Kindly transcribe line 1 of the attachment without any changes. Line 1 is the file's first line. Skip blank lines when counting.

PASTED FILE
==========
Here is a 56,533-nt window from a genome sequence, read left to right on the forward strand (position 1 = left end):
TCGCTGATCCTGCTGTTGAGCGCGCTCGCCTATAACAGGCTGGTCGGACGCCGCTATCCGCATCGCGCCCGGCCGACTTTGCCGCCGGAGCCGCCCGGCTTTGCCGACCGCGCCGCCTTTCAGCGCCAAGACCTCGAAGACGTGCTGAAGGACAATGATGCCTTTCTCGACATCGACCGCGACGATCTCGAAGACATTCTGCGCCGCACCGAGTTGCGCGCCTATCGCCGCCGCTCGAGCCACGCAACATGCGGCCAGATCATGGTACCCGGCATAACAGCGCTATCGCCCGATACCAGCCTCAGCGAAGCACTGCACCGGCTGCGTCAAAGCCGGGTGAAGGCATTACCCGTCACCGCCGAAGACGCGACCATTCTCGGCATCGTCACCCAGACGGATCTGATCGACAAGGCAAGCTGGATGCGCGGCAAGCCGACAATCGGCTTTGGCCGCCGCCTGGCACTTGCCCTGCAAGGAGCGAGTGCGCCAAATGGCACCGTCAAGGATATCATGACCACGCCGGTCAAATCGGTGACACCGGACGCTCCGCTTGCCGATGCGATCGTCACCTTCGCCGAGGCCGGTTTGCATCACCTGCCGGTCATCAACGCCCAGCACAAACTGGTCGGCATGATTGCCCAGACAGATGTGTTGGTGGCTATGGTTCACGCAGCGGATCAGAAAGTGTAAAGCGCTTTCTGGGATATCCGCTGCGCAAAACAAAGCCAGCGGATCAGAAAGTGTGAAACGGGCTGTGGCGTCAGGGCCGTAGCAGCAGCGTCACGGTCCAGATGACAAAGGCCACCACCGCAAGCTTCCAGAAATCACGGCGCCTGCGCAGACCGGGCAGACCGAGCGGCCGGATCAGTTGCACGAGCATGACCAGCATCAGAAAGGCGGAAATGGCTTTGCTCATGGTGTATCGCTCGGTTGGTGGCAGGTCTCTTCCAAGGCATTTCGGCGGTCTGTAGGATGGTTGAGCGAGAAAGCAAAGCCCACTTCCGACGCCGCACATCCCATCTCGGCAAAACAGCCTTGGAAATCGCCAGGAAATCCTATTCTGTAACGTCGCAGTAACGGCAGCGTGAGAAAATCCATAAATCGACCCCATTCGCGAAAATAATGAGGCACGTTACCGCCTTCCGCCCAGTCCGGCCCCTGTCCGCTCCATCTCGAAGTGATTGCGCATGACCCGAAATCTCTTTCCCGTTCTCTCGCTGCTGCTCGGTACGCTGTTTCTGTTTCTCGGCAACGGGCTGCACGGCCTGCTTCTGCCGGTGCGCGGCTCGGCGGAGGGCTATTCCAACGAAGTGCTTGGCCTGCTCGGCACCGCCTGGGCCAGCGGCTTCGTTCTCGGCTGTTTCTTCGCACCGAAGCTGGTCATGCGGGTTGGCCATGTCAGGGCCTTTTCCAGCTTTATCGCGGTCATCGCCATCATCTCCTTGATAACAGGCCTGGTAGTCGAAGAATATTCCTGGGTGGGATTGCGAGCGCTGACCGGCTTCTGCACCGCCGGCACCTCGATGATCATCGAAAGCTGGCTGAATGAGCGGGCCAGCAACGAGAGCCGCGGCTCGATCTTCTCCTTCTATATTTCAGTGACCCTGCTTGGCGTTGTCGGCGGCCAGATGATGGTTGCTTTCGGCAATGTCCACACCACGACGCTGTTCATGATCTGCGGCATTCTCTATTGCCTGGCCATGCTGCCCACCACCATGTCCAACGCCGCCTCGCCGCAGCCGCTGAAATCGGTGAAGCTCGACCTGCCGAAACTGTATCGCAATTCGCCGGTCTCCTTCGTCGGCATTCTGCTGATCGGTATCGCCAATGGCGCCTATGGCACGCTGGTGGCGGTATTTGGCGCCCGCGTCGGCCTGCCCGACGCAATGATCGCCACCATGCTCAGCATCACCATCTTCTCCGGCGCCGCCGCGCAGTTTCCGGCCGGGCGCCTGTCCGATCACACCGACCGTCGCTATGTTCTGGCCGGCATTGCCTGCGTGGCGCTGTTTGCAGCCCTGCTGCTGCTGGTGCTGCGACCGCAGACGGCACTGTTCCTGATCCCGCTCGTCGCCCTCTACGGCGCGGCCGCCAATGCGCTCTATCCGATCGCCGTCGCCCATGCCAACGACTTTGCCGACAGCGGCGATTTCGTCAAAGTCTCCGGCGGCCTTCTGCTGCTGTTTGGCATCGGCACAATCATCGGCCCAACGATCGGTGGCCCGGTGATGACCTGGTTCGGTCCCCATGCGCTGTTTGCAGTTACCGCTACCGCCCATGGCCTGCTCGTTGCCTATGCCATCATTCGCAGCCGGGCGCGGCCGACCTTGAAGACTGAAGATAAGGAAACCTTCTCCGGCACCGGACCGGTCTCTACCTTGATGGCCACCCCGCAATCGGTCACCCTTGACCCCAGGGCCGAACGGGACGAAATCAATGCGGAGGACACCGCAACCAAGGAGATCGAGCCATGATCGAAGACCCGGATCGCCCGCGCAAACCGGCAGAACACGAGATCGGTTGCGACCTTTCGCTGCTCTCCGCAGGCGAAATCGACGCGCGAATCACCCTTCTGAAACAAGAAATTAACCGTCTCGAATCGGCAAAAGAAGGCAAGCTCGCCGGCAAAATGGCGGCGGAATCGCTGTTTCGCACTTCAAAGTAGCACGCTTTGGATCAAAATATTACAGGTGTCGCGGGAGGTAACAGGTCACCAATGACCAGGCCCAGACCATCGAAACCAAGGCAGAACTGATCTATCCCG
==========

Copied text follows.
Here is a 56,533-nt window from a genome sequence, read left to right on the forward strand (position 1 = left end):